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January 27, 2013

Essay on American Cinema Culture

12:13 PM

The studio system was dependent on the control of the operation, which alone could ensure the smooth flow of mass production, planned long-term according to genres, budgets and stars. By forcing the studios on behalf of antitrust law, to sell their stock rooms, the Supreme Court in 1948 signed the death warrant of this "system", when the advent of television and the exodus of middle classes to the suburbs began to seriously affect attendance.
In the same period, the technologies are developing very fast, and give the full measure of their capacity in the 1990s. These techniques, a bit like those deployed during the golden age of Hollywood and the beginning of its difficulties, always aim to improve the entertainment side of cinema to provide a radical experience of the senses, through the constant improvement the visual and auditory. After the appearance of stereophonic sound, Dolby, Dolby Digital and DTS are again improving the sound field and provide the cinema experience in the OR advantages over television, and literally immerse the viewer within the film.
On the other hand, the special effects have completely changed the cinematic landscape of the past decade, and allowed the film to explore new areas, allowing all kinds of scenes to a previously unimaginable degree of realism and cost is reduced ever, allowing their proliferation. Often, directors and producers were responsible for these developments: Digital Domain with James Cameron and George Lucas with ILM (Industrial Light and Magic). The latter will have waited sixteen years as the technology matures to finally complete the second trilogy of Star Wars.
The film has become in the twentieth century the art form most widespread, largely supplanting the painting and reading, theater and opera. Every year, billions of spectators flock to cinemas to spend time dreaming and get out of the ordinary. All classes are present, all ages, all nationalities. Common frame of reference, a place of exchange and learning, openness to other cultures, the film is more than just entertainment.
Indeed, and it is also an industry, an entertainment industry that requires huge resources for a work to be widely distributed. Millions of people around the world work for film. Production, distribution, exploitation, are the three pillars of a very capital intensive industry. An industry where competition is present, and where the race for best film to reach the widest audience has been based on the development of an economic sector where art and technology combine to provide an ever-changing spectacle.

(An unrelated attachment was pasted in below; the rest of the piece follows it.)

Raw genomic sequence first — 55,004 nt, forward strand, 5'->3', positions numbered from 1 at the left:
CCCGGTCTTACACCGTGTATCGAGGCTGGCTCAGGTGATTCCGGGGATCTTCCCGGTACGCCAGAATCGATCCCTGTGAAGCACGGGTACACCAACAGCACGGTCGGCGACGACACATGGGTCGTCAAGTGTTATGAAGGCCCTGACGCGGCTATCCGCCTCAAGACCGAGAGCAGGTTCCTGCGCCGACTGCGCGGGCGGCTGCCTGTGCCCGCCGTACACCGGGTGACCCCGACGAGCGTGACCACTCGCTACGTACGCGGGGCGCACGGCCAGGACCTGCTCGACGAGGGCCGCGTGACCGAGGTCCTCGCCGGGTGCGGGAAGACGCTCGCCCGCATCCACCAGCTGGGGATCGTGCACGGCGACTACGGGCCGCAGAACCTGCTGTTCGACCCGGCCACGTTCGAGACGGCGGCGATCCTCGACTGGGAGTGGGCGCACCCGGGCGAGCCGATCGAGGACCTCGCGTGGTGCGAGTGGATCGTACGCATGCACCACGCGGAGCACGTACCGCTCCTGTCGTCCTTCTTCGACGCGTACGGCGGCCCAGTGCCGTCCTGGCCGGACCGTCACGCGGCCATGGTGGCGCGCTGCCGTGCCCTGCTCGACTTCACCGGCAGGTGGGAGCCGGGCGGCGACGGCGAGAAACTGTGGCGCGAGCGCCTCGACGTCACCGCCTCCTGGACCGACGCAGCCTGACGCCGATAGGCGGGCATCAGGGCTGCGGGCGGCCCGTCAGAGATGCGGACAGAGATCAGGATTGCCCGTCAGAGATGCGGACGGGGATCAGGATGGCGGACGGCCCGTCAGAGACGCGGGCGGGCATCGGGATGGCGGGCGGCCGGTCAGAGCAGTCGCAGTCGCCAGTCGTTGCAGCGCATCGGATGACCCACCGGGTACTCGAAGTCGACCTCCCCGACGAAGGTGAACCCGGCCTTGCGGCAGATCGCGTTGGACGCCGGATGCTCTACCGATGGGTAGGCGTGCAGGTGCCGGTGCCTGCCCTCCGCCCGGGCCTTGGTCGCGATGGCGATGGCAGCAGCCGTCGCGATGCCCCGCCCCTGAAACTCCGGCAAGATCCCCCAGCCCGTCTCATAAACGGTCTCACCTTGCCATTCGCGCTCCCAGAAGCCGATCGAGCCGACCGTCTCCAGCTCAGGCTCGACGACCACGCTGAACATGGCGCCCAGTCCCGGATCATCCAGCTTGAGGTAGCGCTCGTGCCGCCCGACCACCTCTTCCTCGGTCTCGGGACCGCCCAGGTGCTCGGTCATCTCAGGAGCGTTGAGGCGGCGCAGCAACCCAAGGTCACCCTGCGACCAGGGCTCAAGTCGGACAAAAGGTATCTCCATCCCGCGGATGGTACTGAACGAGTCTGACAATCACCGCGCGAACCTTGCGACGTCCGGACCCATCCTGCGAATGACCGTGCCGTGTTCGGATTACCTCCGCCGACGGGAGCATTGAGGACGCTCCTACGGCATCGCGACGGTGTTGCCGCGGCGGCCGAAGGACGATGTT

American cinema, which we identify in this study in Hollywood, had from the start a business with logic as a constraint and objective. Better than any other country, the United States was able to make movies and dream objects of fascination, and the film industry is a party to conquer its audience in the United States first, then without any border as it does not limit its ambitions. The Motion Picture Association of America rules the world of cinema as a symbol of a country whose culture shapes the world for decades. Hollywood gives entertainment to the world as Rome offered the bread and circuses to its citizens.
However, this hegemony, like all hegemonies, is subject to suspicion and envy. American cinema has a global success that is matched only by criticism that it is subject. Fascination and repulsion are mixed in most individuals. The global public is fond of its blockbusters, but is still critical and aspires to a more diverse film and close to its culture. However, cinema is an industry that increasingly has a strong random from the prospects of success of its products. The conditions for a varied response to the needs cenacles are hardly an obstacle to an alternative film. That's why American cinema, despite its faults, has at least the strength that gives a very broad public and who knows what to expect when entering a theatre.